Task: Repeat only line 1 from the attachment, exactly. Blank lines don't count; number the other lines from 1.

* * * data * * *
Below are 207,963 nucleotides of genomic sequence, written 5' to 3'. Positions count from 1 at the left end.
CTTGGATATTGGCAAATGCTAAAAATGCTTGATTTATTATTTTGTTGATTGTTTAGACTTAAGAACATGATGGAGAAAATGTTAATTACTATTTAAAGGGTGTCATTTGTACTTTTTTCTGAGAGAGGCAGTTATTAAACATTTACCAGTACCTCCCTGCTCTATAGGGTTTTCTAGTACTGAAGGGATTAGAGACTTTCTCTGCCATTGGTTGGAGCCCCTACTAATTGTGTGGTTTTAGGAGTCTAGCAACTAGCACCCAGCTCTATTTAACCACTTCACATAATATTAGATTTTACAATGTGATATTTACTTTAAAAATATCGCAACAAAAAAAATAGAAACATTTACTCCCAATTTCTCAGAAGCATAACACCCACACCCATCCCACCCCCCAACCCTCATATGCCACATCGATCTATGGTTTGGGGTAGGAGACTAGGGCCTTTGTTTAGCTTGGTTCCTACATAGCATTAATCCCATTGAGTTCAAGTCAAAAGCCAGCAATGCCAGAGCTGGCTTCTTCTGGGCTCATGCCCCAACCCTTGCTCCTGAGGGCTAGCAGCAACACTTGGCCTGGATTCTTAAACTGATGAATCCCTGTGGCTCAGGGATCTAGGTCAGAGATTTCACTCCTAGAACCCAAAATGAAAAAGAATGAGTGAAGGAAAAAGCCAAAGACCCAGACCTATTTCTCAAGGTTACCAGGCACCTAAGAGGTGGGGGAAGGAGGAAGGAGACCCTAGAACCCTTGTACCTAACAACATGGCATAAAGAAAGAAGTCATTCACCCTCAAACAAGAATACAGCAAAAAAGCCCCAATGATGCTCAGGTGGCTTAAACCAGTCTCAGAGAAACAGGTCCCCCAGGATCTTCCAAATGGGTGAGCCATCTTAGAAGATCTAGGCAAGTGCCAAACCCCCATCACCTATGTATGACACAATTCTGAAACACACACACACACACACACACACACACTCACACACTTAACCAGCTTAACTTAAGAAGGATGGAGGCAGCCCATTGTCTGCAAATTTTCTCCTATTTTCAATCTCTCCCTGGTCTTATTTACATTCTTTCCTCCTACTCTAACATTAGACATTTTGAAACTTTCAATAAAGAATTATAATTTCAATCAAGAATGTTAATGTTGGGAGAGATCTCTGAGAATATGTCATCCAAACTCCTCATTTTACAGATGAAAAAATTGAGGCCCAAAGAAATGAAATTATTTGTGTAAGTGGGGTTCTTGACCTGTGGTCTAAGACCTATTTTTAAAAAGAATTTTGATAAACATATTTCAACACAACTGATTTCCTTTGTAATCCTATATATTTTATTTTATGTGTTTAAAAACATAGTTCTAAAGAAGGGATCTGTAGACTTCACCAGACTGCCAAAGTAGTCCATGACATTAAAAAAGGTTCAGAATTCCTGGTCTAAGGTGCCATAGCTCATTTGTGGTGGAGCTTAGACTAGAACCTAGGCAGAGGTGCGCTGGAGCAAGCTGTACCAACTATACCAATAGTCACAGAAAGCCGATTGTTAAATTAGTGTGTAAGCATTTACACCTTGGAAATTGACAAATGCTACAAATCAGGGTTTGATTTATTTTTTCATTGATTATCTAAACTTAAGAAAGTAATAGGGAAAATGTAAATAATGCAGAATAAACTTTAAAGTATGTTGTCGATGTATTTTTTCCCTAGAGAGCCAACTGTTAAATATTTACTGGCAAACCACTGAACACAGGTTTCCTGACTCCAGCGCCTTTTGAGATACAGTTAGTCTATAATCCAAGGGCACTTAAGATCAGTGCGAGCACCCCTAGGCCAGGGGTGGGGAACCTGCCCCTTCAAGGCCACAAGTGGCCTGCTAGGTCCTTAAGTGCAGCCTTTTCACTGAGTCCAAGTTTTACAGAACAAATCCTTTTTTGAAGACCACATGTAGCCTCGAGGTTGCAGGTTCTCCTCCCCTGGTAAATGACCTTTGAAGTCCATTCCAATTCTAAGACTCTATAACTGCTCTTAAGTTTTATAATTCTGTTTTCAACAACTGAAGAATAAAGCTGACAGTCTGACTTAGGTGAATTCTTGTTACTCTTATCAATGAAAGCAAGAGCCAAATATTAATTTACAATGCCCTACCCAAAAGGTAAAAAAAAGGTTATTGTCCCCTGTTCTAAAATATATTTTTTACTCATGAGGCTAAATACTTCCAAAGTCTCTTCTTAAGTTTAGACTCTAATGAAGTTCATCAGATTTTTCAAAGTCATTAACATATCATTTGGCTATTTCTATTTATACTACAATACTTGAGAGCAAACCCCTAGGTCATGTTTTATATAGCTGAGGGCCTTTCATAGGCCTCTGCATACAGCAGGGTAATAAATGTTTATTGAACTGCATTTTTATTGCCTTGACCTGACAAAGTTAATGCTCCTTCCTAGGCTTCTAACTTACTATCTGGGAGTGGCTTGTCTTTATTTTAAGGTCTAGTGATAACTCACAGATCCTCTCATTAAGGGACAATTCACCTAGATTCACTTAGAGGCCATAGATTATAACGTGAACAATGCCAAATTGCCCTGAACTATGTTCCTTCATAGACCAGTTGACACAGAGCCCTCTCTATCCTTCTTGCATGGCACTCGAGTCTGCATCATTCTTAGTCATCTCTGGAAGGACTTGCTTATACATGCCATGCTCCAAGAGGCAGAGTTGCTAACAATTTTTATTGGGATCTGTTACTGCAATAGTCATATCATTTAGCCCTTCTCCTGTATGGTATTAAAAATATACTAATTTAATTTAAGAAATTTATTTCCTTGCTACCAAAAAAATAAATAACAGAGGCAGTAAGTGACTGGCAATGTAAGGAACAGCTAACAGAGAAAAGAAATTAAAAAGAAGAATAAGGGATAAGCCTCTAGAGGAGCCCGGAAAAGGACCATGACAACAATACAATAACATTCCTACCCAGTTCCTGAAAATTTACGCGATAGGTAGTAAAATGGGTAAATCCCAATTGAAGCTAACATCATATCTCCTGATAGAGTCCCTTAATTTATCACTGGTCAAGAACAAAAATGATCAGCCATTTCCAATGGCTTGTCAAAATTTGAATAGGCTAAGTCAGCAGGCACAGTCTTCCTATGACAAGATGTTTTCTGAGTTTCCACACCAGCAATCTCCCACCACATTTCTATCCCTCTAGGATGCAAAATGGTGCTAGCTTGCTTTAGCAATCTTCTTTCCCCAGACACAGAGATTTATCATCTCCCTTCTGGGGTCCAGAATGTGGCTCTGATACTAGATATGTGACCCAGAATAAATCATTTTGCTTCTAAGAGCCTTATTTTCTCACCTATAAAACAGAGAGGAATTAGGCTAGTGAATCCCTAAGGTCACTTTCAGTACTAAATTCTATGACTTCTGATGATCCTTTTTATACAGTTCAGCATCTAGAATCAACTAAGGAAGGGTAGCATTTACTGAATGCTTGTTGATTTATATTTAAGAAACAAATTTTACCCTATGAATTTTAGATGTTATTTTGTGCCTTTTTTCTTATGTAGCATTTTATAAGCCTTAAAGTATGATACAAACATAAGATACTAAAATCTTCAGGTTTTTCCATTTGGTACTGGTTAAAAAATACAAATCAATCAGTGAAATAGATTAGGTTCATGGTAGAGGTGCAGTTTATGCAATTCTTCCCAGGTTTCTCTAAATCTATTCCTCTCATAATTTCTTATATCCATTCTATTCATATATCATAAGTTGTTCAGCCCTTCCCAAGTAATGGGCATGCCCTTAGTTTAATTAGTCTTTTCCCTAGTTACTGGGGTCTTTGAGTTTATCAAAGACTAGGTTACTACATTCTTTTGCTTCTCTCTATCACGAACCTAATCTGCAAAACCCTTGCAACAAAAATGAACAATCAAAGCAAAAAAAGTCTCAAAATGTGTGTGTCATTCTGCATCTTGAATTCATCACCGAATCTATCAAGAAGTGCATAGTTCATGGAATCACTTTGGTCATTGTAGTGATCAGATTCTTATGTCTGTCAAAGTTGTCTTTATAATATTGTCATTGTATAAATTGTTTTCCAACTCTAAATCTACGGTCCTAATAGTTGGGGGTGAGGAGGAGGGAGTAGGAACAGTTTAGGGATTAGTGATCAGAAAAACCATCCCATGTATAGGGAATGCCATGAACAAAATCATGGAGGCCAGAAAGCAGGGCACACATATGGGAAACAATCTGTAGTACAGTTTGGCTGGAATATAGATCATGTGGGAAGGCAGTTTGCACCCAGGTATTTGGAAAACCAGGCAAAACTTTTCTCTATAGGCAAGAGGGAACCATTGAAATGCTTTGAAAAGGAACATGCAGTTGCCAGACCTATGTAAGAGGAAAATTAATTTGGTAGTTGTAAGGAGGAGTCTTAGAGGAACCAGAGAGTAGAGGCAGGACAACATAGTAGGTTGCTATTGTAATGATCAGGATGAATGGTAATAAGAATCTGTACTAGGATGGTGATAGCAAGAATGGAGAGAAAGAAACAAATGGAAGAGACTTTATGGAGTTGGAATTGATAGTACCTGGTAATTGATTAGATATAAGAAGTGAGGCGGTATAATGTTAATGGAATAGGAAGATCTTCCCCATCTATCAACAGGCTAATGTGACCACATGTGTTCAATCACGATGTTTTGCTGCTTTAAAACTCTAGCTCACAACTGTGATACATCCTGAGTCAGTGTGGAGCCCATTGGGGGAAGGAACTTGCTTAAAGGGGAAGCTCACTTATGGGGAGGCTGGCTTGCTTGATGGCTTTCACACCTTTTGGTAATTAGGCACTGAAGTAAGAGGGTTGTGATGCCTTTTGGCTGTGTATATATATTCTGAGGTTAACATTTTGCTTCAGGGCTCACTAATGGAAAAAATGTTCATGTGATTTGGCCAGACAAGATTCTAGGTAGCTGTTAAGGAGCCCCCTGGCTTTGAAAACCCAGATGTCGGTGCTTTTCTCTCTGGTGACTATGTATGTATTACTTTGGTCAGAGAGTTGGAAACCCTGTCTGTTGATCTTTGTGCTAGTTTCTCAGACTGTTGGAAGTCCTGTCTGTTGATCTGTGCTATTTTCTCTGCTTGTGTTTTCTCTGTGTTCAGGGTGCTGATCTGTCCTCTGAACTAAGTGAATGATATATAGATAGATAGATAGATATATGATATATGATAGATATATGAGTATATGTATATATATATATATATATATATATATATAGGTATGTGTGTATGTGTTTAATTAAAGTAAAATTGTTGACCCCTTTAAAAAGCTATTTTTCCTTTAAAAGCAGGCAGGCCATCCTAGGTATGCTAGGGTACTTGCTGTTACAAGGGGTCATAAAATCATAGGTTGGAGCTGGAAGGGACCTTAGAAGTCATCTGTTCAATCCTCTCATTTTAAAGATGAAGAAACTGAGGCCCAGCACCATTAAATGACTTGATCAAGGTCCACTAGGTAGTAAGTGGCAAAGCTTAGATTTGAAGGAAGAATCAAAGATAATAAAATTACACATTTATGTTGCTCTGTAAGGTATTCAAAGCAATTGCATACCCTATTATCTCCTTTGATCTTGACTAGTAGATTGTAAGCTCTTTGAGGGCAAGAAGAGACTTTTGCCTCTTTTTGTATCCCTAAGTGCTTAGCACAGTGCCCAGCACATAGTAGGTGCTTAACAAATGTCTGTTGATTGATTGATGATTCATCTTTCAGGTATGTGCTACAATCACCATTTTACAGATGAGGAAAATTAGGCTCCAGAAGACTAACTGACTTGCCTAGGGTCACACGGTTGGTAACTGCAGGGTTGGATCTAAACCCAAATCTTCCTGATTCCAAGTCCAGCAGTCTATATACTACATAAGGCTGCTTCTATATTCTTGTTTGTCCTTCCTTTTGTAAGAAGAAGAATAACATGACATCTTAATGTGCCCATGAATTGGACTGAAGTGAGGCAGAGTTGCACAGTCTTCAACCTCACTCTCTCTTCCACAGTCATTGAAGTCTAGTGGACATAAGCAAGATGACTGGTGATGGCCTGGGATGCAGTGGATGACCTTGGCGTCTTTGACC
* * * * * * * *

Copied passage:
Below are 207,963 nucleotides of genomic sequence, written 5' to 3'. Positions count from 1 at the left end.